Young people like me (I’m 25) were the largest age cohort among the protesters. One reason young people protested is that they had been cooped up in their homes due to the global pandemic, said Douglas McAdam, a sociologist at Stanford who studies social movements. He told me that the dire economy, coupled with disdain for the current president, is also a factor in a large number of young people in the streets.

In other words, it can be hard to disaggregate young people’s rage about the loss of life, hope, jobs and opportunities from their righteous solidarity with Black protesters.

But Jeffries told me that, in broad terms, there is a distinction between the motivations of white and Black protesters.

Historically, when Black people protest, they are responding to intolerable and immediate injustice — say, the water crisis in Flint. In contrast, Jeffries said, white Americans tend to protest over more abstract goals — like the Occupy Wall Street protests against economic inequality or the melting of Arctic glaciers — and are driven by the “fierce urgency of the future.”

“What you’re willing to sacrifice, demand and compromise is going to be different,” Jeffries said. “There is a shared sense of the problem but your immediate objective is fundamentally different.”

This is certainly true for AJ Lovelace. The 28-year old activist filmmaker felt the marches over the summer started off coherent and then devolved into being performative.

“It was obvious to me that people were out there to say they were out there,” Lovelace said. “White girls would agitate the police and then cry when they responded. This isn’t how a protest works.”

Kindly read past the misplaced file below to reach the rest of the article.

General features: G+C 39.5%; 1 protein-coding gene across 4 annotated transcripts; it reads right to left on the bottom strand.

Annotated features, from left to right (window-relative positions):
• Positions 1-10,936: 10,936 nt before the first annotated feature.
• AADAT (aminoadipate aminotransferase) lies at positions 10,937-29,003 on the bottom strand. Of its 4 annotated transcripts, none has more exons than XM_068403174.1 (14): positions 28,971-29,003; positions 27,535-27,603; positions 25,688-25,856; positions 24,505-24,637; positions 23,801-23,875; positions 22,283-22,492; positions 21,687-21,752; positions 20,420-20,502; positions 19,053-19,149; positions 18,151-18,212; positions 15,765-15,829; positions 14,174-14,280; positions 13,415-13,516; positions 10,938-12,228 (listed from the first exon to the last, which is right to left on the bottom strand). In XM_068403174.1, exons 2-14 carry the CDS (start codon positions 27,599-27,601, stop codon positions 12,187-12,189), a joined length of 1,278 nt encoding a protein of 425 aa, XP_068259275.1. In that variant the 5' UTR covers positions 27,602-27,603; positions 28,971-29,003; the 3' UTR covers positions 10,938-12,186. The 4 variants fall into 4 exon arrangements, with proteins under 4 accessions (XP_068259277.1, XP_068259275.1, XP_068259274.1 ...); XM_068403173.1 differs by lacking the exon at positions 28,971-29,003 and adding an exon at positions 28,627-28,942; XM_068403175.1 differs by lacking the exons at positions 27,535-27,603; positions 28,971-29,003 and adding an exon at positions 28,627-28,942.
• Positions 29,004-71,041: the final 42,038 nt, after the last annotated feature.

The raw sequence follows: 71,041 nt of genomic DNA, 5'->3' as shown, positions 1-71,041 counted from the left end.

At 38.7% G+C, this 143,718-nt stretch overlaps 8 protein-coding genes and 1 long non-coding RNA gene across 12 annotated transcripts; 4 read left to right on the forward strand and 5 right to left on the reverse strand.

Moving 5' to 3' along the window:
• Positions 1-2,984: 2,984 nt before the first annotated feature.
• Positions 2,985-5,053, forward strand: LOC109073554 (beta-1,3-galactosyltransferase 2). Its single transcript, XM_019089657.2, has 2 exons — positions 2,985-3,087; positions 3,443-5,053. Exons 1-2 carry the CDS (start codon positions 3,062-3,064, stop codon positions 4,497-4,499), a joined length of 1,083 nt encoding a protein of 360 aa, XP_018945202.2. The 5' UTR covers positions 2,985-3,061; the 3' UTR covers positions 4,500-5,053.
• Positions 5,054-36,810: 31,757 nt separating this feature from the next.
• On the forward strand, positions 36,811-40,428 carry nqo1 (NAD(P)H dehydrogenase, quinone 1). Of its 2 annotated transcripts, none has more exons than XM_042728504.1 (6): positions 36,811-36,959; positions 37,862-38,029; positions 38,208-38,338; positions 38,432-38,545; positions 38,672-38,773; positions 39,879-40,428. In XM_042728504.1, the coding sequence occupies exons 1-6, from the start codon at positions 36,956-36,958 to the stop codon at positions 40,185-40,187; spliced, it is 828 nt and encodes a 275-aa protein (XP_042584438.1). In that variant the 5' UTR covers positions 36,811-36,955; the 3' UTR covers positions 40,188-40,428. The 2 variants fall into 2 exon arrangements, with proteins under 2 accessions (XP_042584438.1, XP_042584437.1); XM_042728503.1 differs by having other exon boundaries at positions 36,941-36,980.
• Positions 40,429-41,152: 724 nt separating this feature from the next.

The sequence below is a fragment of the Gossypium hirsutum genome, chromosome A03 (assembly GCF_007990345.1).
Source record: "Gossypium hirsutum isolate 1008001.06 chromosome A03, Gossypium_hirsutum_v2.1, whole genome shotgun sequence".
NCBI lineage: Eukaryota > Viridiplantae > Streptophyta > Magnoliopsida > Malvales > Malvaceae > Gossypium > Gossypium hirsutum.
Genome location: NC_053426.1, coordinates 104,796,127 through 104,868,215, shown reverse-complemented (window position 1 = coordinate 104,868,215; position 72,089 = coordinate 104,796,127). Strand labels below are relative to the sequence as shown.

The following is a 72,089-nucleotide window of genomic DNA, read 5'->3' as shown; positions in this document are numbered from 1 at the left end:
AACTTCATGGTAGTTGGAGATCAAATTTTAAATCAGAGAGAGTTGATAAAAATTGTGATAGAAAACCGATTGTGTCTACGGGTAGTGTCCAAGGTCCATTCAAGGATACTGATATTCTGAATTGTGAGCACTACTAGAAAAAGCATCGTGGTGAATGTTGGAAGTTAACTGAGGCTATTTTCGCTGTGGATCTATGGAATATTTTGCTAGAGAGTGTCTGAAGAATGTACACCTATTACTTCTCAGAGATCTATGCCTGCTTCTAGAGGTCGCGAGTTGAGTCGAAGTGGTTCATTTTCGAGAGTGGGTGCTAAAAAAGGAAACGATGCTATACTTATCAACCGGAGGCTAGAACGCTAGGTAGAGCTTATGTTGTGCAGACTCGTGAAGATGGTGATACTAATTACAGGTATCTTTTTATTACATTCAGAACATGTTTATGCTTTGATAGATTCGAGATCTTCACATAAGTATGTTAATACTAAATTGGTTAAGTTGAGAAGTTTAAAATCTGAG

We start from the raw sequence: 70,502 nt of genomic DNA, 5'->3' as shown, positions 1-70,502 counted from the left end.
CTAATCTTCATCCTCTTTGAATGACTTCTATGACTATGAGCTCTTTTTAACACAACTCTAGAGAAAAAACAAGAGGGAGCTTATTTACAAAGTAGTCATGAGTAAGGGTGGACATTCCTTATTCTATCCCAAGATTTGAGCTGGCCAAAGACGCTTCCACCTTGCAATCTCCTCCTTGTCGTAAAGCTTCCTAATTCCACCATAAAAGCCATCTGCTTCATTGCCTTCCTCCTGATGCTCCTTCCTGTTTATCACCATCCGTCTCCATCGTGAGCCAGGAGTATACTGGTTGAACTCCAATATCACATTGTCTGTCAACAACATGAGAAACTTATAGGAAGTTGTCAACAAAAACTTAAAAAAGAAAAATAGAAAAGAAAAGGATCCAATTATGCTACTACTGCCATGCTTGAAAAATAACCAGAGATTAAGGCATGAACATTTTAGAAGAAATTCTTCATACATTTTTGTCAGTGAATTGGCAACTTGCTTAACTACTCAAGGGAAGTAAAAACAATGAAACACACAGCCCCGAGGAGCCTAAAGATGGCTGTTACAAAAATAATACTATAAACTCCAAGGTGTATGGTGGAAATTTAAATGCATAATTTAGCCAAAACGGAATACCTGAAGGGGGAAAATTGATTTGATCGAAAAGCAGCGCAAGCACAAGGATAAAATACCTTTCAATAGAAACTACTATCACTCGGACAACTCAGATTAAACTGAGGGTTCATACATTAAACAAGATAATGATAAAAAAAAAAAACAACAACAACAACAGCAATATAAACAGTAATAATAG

“Saying Black Lives Matter is about the present,” Lovelace said. “If we are alive and breathing now, we are entitled to having a future. And I feel like white people get caught up in the game of politics and they lose the focus that this is not just about that. What it is about is changing a racist and oppressive system so there can be real measurable equality and equity,” he said.

“It’s bigger than one presidential candidate,” he added.

As a Black woman, I agree. It’s hard for white people to grasp that Black people have suffered from systemic racism under every president, including Barack Obama. Black America knows this struggle began long before Trump and will persist once he’s gone.

William Sturkey, a historian at the University of North Carolina at Chapel Hill, said that when Black liberation movements emerge, there always “comes a point when white allies realize the gravity of the movement and want to make sure they are on the right side of history.”

“Their presence in the civil rights movement did help shine more of a light on protests but it overshadowed the courage of the original Black activists,” he said.

White co-optation can overshadow those involved in grassroots efforts, and it creates the illusion that “everyone was part of this movement the whole time,” he said. After the dust settled in the 1970s and public opinion shifted, everyone claimed to have been a civil rights activist.

Anti-racist author and lecturer Tim Wise said he is “cautiously optimistic” about the onslaught of white faces in crowds but also “nervous about what happens when people who really up until May weren’t particularly engaged in this issue are all of a sudden ‘ready for the revolution.'”

Wise said that while protests can be cathartic, “95% of what needs to happen is not in the streets.”